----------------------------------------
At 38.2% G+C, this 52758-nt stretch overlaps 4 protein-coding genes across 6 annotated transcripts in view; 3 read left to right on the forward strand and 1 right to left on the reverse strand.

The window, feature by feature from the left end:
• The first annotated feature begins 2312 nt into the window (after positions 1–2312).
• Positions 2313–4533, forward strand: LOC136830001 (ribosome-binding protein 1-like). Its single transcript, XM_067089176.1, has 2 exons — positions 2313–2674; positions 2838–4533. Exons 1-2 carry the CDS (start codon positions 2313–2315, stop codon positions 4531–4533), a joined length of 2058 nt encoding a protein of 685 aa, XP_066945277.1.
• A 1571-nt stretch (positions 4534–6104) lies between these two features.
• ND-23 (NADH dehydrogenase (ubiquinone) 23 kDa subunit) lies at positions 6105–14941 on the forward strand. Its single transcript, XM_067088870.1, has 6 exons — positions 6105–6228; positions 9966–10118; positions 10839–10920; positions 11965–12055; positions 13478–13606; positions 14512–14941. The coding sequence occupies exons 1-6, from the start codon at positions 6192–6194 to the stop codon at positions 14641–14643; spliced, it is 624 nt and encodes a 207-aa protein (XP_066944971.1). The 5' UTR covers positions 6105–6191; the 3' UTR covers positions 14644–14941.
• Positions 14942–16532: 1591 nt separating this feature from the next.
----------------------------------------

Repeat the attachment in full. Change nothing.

At 38.2% G+C, this 52758-nt stretch overlaps 4 protein-coding genes across 6 annotated transcripts in view; 3 read left to right on the forward strand and 1 right to left on the reverse strand.

The window, feature by feature from the left end:
• The first annotated feature begins 2312 nt into the window (after positions 1–2312).
• Positions 2313–4533, forward strand: LOC136830001 (ribosome-binding protein 1-like). Its single transcript, XM_067089176.1, has 2 exons — positions 2313–2674; positions 2838–4533. Exons 1-2 carry the CDS (start codon positions 2313–2315, stop codon positions 4531–4533), a joined length of 2058 nt encoding a protein of 685 aa, XP_066945277.1.
• A 1571-nt stretch (positions 4534–6104) lies between these two features.
• ND-23 (NADH dehydrogenase (ubiquinone) 23 kDa subunit) lies at positions 6105–14941 on the forward strand. Its single transcript, XM_067088870.1, has 6 exons — positions 6105–6228; positions 9966–10118; positions 10839–10920; positions 11965–12055; positions 13478–13606; positions 14512–14941. The coding sequence occupies exons 1-6, from the start codon at positions 6192–6194 to the stop codon at positions 14641–14643; spliced, it is 624 nt and encodes a 207-aa protein (XP_066944971.1). The 5' UTR covers positions 6105–6191; the 3' UTR covers positions 14644–14941.
• Positions 14942–16532: 1591 nt separating this feature from the next.